The Telegraph
Wednesday , September 3 , 2014
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I can take Kiev in 2 weeks: Putin

Moscow, Sept. 2: President Vladimir V. Putin of Russia reportedly told a European official that he could “take Kiev in two weeks” if he wanted to, adding a new dimension to the tensions building in Ukraine as Russian forces become more involved in the fighting there.

As Nato leaders gather in Wales for a summit meeting, Putin’s remarks and the increasing presence of Russian military units in Ukraine have posed a stark new challenge to the alliance about how to respond to Moscow’s apparent willingness to exert military force to achieve its foreign policy goals.

The Kremlin did not deny the remark, which was published in the Italian newspaper La Repubblica yesterday, but today it denounced the European official, Josť Manuel Barroso, for leaking details of what Putin understood to be a private telephone call.

“Whether these words were said or not, in my viewpoint, the quote given is taken out of context, and it had an absolutely different meaning,” said Yuri Ushakov, a Kremlin aide, according to the Interfax news service.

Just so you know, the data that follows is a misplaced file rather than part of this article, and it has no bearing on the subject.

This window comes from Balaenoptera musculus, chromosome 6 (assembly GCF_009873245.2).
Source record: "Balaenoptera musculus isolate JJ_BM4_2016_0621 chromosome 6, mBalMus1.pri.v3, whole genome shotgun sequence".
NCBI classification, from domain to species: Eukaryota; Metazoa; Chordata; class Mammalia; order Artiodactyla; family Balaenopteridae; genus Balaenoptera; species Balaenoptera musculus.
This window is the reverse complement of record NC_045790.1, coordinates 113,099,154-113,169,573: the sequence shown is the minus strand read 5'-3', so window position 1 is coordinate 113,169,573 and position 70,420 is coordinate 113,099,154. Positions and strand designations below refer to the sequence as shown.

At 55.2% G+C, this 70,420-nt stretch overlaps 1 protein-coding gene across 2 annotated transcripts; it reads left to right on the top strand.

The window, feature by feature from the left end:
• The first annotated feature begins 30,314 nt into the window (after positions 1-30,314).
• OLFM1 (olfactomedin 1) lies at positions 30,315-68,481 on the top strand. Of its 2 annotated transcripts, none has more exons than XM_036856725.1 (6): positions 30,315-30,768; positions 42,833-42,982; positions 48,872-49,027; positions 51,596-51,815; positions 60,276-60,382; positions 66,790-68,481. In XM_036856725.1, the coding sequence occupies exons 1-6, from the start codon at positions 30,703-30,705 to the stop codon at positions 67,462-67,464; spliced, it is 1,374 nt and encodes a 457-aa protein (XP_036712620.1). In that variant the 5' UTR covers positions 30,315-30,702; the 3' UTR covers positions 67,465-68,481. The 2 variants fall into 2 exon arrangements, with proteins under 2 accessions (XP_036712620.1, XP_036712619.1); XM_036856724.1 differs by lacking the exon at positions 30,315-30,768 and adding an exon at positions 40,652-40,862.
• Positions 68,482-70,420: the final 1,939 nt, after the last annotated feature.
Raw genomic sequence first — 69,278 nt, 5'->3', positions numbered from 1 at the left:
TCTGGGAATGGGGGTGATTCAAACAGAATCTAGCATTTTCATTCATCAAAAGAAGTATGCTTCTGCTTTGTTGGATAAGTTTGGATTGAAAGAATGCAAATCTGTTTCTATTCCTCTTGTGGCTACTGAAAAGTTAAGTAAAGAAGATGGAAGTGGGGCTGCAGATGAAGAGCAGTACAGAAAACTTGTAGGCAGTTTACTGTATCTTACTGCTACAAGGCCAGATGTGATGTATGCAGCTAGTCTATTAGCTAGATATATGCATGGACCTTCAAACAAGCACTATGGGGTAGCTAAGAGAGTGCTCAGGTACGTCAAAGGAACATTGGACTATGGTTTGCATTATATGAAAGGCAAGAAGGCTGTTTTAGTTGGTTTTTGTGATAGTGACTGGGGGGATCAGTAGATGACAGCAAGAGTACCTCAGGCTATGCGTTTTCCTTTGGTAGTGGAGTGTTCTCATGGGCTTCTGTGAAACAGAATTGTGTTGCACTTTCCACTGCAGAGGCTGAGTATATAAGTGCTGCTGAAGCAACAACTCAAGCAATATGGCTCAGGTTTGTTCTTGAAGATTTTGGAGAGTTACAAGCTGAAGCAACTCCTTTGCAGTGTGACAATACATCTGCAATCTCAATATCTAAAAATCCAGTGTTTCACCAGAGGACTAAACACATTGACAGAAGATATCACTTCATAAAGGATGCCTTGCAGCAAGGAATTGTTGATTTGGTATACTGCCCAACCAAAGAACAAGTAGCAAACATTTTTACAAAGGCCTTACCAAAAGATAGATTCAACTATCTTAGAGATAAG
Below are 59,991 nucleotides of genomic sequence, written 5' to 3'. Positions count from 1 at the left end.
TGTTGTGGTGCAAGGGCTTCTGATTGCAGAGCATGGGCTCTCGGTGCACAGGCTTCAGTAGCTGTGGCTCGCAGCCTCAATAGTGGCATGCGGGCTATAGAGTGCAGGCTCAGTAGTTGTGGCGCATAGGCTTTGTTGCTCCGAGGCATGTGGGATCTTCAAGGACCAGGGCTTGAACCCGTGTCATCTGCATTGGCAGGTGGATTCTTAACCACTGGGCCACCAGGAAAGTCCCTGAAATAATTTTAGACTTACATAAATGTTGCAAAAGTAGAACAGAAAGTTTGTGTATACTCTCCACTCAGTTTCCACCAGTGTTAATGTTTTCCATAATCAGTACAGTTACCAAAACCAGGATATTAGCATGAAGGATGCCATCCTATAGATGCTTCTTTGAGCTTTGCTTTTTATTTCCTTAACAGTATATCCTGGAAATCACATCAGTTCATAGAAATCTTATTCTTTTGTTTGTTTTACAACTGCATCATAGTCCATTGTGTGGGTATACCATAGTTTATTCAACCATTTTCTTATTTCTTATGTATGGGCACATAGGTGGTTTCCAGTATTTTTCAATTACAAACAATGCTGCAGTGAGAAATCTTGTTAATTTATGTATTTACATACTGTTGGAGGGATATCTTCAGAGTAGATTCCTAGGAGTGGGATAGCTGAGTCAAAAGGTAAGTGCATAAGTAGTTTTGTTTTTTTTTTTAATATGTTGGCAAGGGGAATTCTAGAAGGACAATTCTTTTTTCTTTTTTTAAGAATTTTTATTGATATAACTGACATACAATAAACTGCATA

It was the first Kremlin response to the article, in which Barroso, the president of the European Commission, relayed Putin’s response to his question of whether Russian troops had crossed into eastern Ukraine.

“That is not the question,” Barroso said Putin told him. “But if I wanted to, I could take Kiev in two weeks.”

This evening, Vladimir Chizhov, the Russian envoy to the EU, said that Russia had both an audio recording and a written record of the conversation, and he issued Barroso a two-day ultimatum about their release to “dispel any misunderstandings”.

Putin is known for littering his public statements with twists of braggadocio, immortalised in a vow he made as Prime Minister in 1999 to root out terrorism in Russia. “If we catch them in the toilet, we’ll whack them in the outhouse,” he said of the terrorists then.

Today, however, Ushakov said that it was Barroso who was out of line if he had relayed a diplomatic conversation to the newspaper. “It appears to me to be simply unworthy of a serious political figure,” he said.

The war of words has expanded across Europe in advance of the Nato summit meeting on Thursday and Friday, when the alliance’s leaders are expected to endorse a rapid-reaction force of 4,000 troops for Eastern Europe.

That prompted a senior Russian military official to announce that the country would revise its military doctrine to account for “changing military dangers and military threats,” he said.

In an interview with the state news agency RIA Novosti released this morning, the official, Mikhail Popov, the deputy secretary for Russia’s Security Council, called the expansion of Nato “one of the leading military dangers for the Russian Federation”.